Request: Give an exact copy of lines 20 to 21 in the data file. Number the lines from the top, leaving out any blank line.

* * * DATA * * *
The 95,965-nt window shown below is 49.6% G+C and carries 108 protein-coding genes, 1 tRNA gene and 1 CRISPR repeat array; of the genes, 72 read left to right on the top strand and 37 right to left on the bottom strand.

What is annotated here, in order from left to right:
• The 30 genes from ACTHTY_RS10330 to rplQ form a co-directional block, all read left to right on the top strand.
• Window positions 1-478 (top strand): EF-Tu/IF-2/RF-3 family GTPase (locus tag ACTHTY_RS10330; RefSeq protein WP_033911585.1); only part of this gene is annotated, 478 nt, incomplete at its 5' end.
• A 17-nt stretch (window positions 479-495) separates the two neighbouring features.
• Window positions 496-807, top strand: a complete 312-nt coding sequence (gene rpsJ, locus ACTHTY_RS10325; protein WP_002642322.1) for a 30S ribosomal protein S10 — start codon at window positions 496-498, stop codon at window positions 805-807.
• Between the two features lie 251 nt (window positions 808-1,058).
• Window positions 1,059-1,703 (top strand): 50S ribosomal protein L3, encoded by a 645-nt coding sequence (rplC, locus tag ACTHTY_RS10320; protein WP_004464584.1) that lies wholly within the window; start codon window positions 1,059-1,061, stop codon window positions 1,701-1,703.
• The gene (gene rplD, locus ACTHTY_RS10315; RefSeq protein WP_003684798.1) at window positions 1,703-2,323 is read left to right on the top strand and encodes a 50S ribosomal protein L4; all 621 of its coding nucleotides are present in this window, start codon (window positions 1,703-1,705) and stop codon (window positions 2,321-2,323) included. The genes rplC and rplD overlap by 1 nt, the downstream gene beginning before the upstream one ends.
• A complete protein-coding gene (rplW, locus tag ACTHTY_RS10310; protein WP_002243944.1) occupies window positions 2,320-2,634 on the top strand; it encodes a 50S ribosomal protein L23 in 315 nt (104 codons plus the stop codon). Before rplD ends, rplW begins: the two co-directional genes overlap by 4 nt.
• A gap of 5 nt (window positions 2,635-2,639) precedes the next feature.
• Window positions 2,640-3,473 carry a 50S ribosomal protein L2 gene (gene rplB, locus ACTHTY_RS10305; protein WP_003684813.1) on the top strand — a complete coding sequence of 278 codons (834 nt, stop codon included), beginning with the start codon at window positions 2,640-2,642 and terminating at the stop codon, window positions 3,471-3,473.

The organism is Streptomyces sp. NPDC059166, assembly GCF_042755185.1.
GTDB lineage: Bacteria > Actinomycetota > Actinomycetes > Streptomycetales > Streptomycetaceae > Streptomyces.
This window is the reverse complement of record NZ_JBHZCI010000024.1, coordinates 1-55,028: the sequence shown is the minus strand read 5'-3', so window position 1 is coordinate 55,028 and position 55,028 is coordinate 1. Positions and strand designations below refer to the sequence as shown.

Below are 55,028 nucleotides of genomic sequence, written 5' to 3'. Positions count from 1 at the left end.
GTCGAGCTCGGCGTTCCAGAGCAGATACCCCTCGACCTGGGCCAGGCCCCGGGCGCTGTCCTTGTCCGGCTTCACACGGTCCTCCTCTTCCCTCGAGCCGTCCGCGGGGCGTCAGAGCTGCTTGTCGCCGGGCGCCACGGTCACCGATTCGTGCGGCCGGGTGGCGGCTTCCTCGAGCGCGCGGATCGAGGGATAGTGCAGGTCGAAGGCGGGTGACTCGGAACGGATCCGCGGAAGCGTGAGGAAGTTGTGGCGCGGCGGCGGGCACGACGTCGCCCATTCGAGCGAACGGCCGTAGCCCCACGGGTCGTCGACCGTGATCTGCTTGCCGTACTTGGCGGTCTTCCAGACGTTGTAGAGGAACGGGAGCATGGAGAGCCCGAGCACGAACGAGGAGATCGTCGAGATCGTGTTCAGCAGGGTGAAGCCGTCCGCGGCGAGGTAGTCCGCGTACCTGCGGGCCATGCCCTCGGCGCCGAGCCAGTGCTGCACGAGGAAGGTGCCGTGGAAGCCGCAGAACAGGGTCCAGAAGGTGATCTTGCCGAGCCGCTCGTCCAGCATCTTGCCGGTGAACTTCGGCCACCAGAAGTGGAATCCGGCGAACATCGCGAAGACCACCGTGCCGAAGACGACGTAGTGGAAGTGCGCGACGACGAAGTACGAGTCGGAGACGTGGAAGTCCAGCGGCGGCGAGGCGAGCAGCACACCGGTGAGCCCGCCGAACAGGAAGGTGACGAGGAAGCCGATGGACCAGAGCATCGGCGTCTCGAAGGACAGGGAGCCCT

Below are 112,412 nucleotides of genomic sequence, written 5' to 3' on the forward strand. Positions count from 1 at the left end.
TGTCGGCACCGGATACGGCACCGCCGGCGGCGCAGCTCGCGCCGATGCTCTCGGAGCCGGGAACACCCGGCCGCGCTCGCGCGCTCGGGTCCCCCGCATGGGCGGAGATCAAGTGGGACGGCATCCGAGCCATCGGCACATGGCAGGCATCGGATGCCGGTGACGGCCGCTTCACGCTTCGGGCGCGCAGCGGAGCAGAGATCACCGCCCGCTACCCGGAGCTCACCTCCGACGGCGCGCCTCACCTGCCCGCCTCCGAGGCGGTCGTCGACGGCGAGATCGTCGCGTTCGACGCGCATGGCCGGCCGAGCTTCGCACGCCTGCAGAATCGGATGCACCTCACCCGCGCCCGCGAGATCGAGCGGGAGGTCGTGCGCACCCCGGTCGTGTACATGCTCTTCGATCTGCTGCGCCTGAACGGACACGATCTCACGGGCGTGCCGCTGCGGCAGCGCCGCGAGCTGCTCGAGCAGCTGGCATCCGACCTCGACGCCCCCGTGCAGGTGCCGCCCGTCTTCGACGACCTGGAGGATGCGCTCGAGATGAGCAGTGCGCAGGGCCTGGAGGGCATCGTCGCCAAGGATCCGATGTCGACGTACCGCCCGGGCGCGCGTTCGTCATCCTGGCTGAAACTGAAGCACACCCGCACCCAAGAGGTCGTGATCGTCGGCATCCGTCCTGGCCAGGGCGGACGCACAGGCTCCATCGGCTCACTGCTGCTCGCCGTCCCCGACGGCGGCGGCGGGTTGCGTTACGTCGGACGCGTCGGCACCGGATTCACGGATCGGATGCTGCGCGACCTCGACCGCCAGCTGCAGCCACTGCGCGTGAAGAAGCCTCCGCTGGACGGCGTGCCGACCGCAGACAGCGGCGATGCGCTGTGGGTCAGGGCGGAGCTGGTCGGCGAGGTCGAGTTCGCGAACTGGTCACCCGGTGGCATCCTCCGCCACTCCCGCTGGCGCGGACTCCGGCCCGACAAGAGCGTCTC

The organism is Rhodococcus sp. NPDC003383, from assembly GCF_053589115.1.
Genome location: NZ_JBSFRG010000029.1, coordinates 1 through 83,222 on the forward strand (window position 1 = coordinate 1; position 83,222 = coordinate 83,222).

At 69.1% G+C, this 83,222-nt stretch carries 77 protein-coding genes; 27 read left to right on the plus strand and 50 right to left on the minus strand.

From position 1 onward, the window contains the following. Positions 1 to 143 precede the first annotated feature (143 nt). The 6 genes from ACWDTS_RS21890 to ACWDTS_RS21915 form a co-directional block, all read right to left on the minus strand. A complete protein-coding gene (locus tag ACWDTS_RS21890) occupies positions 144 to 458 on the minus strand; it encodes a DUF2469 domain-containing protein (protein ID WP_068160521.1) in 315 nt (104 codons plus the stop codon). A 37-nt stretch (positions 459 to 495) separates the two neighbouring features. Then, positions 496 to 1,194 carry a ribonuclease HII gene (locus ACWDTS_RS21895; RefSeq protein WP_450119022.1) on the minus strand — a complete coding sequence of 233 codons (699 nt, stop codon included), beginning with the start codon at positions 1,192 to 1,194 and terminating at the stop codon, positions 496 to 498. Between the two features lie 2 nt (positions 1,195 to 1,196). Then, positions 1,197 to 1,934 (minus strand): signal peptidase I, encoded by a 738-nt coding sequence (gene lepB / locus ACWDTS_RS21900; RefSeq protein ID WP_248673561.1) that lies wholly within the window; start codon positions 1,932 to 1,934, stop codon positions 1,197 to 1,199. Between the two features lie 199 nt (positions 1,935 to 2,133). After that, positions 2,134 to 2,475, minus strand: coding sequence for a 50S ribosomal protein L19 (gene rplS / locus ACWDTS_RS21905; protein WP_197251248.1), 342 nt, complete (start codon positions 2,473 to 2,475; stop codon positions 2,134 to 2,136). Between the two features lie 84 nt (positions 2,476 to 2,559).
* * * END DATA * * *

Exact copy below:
The organism is Rhodococcus sp. NPDC003383, from assembly GCF_053589115.1.
Genome location: NZ_JBSFRG010000029.1, coordinates 1 through 83,222 on the forward strand (window position 1 = coordinate 1; position 83,222 = coordinate 83,222).